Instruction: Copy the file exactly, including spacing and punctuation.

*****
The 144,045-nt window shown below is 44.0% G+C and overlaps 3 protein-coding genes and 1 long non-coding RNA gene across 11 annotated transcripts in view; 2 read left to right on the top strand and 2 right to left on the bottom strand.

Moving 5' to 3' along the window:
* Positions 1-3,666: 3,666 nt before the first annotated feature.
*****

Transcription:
The 144,045-nt window shown below is 44.0% G+C and overlaps 3 protein-coding genes and 1 long non-coding RNA gene across 11 annotated transcripts in view; 2 read left to right on the top strand and 2 right to left on the bottom strand.

Moving 5' to 3' along the window:
* Positions 1-3,666: 3,666 nt before the first annotated feature.